-21 Comments on Alaska Retires the MD-80
Alaska Airlines, MD80
Another week, another airline retires the good ole’ MD-80. This past Sunday, Alaska flew its last MD-80 operation, and the airline is now an all-737 fleet. Alaska had a particularly interesting relationship with the MD-80 that brings out all different kinds of emotion in people.
The MD-80 really gave Alaska some long legs to expand their route map. They pushed into Mexico, Russia (yep, they used to fly over the Bering Strait), and eastern cities like Toronto with that airplane. This truly was a workhorse of a plane for the airline, and it served them well, for the most part.
Of course, we can’t forget about the horrible memories that Alaska and the MD-80 spawn in people. Those who live up and down the west coast have never forgotten Alaska 261, the aircraft that spiraled into the ocean off the coast of Point Mugu. That accident brought the word “jackscrew” into our lexicon, and put a lot of fear in many people when they had to fly the MD-80. Of course, we later learned the crash was caused by poor maintenance and not the airplane itself, but that initial impressions still stayed with many fliers.
Personally, I had only one experience flying the Alaska MD-80. In July 2004, I was scheduled to fly a 737 from Seattle to Anchorage. My family and I arrived at the airport early and we stood by for an earlier flight. That flight was on an MD-80, and I will always associate it with the beautiful twilight views we encountered descending upon Anchorage after midnight. Then again, we didn’t have to sit in the dreaded seat next to the engine (above left, thanks to P.C. Loadletter on Flickr) that so many people rightfully despise.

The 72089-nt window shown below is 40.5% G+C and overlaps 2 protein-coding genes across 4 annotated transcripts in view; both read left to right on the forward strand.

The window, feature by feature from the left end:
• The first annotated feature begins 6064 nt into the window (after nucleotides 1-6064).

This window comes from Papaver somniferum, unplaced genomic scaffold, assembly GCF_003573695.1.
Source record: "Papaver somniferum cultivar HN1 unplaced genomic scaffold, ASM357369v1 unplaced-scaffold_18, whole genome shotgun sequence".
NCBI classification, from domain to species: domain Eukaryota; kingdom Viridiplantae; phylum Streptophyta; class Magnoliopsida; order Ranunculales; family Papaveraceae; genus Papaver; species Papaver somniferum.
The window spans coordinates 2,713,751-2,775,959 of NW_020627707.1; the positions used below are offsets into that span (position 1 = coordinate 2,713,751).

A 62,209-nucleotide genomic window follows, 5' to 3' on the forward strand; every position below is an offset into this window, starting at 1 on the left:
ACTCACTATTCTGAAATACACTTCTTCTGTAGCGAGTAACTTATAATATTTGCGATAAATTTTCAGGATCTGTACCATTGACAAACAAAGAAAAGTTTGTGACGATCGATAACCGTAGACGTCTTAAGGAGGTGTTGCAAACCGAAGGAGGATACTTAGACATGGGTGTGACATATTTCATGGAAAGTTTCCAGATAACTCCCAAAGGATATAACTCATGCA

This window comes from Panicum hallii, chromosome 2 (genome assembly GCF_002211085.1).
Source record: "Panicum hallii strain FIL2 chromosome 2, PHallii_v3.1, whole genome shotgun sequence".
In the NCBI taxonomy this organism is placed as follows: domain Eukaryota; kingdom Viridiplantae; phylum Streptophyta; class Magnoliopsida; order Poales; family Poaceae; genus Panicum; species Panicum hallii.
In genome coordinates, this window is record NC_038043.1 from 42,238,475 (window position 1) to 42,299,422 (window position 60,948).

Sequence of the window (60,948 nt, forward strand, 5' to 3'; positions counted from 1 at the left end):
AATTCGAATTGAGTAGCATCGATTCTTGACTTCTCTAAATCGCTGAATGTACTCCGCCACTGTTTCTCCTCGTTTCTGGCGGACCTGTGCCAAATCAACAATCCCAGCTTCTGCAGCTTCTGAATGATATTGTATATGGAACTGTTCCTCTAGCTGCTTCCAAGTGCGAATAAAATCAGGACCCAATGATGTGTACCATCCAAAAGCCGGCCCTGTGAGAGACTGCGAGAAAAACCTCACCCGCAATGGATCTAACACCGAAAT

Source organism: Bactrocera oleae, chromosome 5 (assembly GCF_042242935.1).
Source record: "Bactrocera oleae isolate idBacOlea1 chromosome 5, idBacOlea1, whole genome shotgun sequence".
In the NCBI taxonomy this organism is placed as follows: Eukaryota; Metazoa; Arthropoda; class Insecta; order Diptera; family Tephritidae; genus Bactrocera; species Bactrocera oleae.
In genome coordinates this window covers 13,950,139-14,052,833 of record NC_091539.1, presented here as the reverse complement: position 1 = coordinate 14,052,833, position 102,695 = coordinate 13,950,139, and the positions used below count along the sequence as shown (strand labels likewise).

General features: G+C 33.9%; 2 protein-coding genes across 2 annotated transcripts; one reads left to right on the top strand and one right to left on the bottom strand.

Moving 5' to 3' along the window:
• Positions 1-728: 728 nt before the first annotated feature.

The airplane may have been officially retired by Alaska yesterday, but the most significant goodbye in my eyes happened Monday, August 18. That day, Alaska flew its final MD-80 into Long Beach, the proud former home of Douglas Aircraft Co and the location where those MD-80s were born.
The saddest part of all of this is that each time an MD-80 retires, we get closer and closer to the end of seeing Douglas-born planes in regularly scheduled service. That will be a very sad day when they’re all gone.
Alaska Airlines, MD80
Unlike a great many of my co workers, I will miss the MD-80s, with the 2 by 3 seating and a quiet ride (if you can stay in front of the wings). I shocked my coworkers and even the cabin crew about a month ago when I became excited to work the last Alaska MD-80 flight from Phoenix. Of course, it only happened on an equipment substitution, but never the less I was happy to work an MD-80 one last time, even if it was N972AS that seems to stalk me where ever I go. For some reason, despite the fact that Alaska never installed larger overhead bins like American and Delta, I never had an MD-80 run out of overhead bin space requiring me to gate check large numbers of bags. And unlike some other gate agents at Alaska, I never had any lengthy delays with the MD-80s and never avoided working flights operated by them.
I will miss the MD-80s, they were an always welcome interuption to the now endless stream of 737s.Reply
It is nice for a change to see a forward thinking airline. We bemoan the legacy carriers for their faults, but rarely do we praise them for their positives. While I certainly understand Nick’s sentiment (and I’m sure Horizon employees will say the same thing when the last Q-200 and CRJ700 is retired), this is one of the most financially savvy moves by any US carrier. When you consider that even with the MD-80 in the fleet the average age of Alaska aircraft was only a little over 8 years (compared to over 9 years for SWA), this is a huge step to fleet modernization.
Just looking at the fuel savings is amazing. From their press release “The 737-800 burns 850 gallons of fuel per hour, versus 1,100 gallons per hour by the MD-80.” Savings of 250 gallons per hour! Just.. wow!Reply